Michael Taylor, Chronicle Staff Writer Monday, August 11, 2003
Theodore J. Kaczynski, the onetime UC Berkeley math professor better known as the Unabomber, wants the federal government to return all his stuff --
including one of his bombs -- that the FBI confiscated when he was arrested in his tiny Montana cabin seven years ago.
Trading in his Ph.D. for his new activity as jailhouse lawyer, Kaczynski has filed a bevy of documents in U.S. District Court in Sacramento, asking that thousands of personal papers and other materials be given back to him now that his days in court are ostensibly behind him and he is serving life without the possibility of parole.
Kaczynski wants the government to ship the material to a Michigan archive that already contains more than 15,000 of Kaczynski's papers.
Kaczynski has requested that all the items described in the government's inch-thick inventory of his belongings be turned over. Among those things, according to R. Steven Lapham, one of the federal prosecutors who tried the case, are a pipe bomb and tons of documents that include his voluminous autobiography.
"Quite a bit of what is on the inventory are bomb components," Lapham said. "Black powder, smokeless powder."
The list also includes Kaczynski's tools, a can of matches, a pair of tweezers and a hatchet.
Lapham would not talk about whether Kaczynski is entitled to the material, but legal experts say the government would probably be allowed to keep them on the remote possibility that Kaczynski's continuing battle to clear himself, despite being turned down by the appellate courts, is successful and the prosecution is forced to start the case all over.
"The real reason the government should hesitate to release (the material) is that he's still fighting the whole background of his having pled guilty," said Peter Keane, the dean of San Francisco's Golden Gate University Law School. "He's never indicated he was satisfied with that plea. The government could argue to a judge that, on the outside chance that Kaczynski were ever successful, they would have to try him, and they might be losing materials of evidentiary value."
'THE PUBLIC'S INTEREST'
Kaczynski concedes in his legal papers that the issue of whether he can get his effects back is complex, and legal rulings, which he cites copiously, are inconsistent. But he says the government should release the material for the sake of posterity.
"Clearly, therefore," he says in his precisely handwritten papers, some of which have been posted on the www.thesmokinggun.com Web site, "this Court should take into consideration Kaczynski's interest, the public's interest, and the interest of scholars and researchers in the knowledge to be obtained from the study of Kaczynski's documents. Such study will help to reveal the true facts of Kaczynski's case."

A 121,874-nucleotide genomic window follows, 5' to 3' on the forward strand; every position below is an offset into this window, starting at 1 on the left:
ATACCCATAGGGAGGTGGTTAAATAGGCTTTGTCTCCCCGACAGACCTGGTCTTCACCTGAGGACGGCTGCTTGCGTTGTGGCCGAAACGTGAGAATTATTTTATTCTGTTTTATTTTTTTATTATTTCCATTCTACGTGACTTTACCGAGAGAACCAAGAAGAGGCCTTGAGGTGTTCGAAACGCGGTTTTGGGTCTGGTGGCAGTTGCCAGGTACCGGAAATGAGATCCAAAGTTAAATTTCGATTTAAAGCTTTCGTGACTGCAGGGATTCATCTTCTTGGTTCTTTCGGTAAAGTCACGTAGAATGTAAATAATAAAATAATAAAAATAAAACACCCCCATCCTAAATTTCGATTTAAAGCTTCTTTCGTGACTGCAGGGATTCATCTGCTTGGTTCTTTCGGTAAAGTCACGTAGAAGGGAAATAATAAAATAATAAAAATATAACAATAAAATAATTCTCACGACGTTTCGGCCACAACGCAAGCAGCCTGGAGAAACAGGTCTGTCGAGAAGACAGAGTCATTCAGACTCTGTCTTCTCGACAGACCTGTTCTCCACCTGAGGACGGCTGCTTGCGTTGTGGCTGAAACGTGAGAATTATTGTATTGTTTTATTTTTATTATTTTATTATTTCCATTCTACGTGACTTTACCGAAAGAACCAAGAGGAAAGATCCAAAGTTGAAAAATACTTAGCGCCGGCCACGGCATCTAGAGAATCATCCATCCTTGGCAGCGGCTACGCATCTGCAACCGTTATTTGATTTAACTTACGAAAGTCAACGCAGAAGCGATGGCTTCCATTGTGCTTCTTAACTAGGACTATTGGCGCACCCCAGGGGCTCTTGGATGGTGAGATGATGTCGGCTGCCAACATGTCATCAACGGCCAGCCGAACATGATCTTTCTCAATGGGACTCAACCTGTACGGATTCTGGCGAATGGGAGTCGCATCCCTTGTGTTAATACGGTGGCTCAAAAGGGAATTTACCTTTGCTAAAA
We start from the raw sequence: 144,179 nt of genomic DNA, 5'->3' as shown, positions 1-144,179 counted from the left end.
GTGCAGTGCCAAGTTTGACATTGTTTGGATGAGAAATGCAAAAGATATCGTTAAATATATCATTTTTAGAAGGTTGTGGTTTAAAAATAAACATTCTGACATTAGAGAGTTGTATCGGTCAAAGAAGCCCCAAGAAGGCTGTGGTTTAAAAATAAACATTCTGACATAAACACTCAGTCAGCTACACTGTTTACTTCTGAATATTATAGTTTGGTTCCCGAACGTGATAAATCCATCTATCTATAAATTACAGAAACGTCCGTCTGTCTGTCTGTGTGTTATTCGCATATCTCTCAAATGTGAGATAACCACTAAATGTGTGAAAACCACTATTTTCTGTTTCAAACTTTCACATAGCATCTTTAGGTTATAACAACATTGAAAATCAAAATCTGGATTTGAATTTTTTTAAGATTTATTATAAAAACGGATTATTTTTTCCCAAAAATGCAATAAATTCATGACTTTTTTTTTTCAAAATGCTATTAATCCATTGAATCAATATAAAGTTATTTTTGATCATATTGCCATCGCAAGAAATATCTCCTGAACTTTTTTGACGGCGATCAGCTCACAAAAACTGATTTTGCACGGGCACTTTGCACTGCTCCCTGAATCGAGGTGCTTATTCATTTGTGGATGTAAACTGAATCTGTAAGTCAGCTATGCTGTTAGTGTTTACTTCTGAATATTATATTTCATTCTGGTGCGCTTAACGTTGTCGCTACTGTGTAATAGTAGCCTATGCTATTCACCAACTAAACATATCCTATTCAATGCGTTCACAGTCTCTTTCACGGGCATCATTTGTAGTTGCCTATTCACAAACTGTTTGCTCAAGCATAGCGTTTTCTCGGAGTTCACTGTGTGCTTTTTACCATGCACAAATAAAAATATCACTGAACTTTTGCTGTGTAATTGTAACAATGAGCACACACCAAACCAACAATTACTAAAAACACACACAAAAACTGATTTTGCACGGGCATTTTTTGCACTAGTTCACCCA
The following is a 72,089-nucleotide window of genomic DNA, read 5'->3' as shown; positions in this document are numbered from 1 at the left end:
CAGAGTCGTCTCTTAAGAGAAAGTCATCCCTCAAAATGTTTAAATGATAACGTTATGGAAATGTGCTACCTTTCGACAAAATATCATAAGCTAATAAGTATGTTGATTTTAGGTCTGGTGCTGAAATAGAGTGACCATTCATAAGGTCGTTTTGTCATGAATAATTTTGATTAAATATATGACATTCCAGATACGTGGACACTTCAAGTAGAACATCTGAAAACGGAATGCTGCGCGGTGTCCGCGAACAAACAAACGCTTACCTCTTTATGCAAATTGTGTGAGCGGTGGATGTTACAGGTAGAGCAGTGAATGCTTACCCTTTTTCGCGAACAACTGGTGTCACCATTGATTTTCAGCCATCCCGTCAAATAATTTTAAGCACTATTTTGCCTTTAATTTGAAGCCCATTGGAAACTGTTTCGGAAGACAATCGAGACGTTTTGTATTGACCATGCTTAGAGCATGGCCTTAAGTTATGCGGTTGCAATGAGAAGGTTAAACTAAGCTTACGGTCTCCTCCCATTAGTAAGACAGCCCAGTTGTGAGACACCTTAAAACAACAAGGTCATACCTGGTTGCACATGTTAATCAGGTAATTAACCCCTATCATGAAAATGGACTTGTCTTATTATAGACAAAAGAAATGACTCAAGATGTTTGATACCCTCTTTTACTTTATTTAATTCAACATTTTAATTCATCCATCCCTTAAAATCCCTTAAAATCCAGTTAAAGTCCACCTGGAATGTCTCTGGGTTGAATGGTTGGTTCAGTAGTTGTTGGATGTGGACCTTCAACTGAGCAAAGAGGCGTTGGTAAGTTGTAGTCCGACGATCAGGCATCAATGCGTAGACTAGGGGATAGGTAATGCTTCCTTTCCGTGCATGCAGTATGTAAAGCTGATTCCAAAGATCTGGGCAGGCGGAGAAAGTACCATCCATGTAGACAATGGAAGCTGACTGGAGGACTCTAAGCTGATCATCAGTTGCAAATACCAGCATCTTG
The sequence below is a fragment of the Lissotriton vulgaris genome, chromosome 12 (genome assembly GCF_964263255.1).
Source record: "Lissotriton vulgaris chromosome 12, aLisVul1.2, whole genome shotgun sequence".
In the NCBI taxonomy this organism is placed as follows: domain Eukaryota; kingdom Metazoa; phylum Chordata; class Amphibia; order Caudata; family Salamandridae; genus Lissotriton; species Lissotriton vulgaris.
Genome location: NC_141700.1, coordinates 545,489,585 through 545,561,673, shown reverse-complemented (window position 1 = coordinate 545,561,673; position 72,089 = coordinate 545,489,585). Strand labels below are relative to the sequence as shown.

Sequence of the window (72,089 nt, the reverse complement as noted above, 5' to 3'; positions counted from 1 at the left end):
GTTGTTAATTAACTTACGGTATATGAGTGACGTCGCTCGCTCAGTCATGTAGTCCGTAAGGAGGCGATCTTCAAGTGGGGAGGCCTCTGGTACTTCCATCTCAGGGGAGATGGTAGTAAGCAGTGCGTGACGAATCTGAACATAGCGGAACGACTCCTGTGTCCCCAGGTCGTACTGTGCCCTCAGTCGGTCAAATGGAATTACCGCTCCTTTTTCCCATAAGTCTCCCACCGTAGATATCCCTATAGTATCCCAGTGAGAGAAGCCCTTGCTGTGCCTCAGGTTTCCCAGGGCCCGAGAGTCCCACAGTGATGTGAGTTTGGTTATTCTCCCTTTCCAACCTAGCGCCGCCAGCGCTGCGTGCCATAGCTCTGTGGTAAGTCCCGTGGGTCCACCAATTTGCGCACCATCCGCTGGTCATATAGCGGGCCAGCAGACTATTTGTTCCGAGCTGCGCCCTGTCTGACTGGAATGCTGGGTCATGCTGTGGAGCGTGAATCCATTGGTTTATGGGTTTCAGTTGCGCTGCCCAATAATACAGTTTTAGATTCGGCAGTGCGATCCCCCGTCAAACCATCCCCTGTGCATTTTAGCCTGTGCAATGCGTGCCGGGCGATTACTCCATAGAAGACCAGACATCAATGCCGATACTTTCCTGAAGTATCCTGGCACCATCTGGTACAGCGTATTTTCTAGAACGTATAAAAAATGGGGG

But the facts of Kaczynski's case, according to the government and Kaczynski's own guilty plea in January 1998, are that in the 17 years between 1978 and 1995, he killed three men with bombs and injured 23 other people in 16 bombing incidents around the United States.
He was caught only after his ego got the better of prudence, and he offered to cease his murderous ways if he received a platform for his views. In conjunction with the New York Times, and at the request of the government, the Washington Post published his 35,000-word anti-technology manifesto in September 1995. The phraseology was immediately recognized by his sister-in- law, Linda Patrik. Weeks later, her husband, David Kaczynski, by then convinced that his brother had written the tract, went to the authorities with his suspicions.
IN COLORADO PRISON
Now that the Unabomber is in permanent custody -- he lives in a 12-by-7- foot cell at ADX Florence, a federal maximum-security prison in Colorado -- Kaczynski spends his time reading his mail, doing legal research and corresponding with the University of Michigan, whose library has added thousands of his personal papers to its Labadie Collection, the foremost archive of anarchist papers in the United States.
In his new court filings, Kaczynski says he wants the government to ship its UNABOM papers, at government expense, to the curator of the Labadie Collection, "where they will be available to scholars and researchers."
In one of the court documents, Kaczynski gives a lengthy accounting of why he's broke and can't pay for having the effects shipped to Michigan. Answering what appear to be standard questions, he says he got $100 from the University of Michigan to cover "my expenditures for postage on papers that I send from time to time to (the Labadie Collection)." Kaczynski said he had $22. 16, as of July, in his prison commissary account.
His only other assets are the items held by the government, he says, including "a .30-06 hunting rifle, which might be worth about $150 (rough guess). I believe that the rest of the property is of negligible intrinsic financial value (though the documents are of great value as sources of information). I have no idea what the property might be worth to collectors due to its 'celebrity' value.' "
At the University of Michigan, spokeswoman Julie Peterson said the university believed the documents still held by the government were "important historical materials. They're valuable as a resource for many people across the country and across the world to do research on social protest."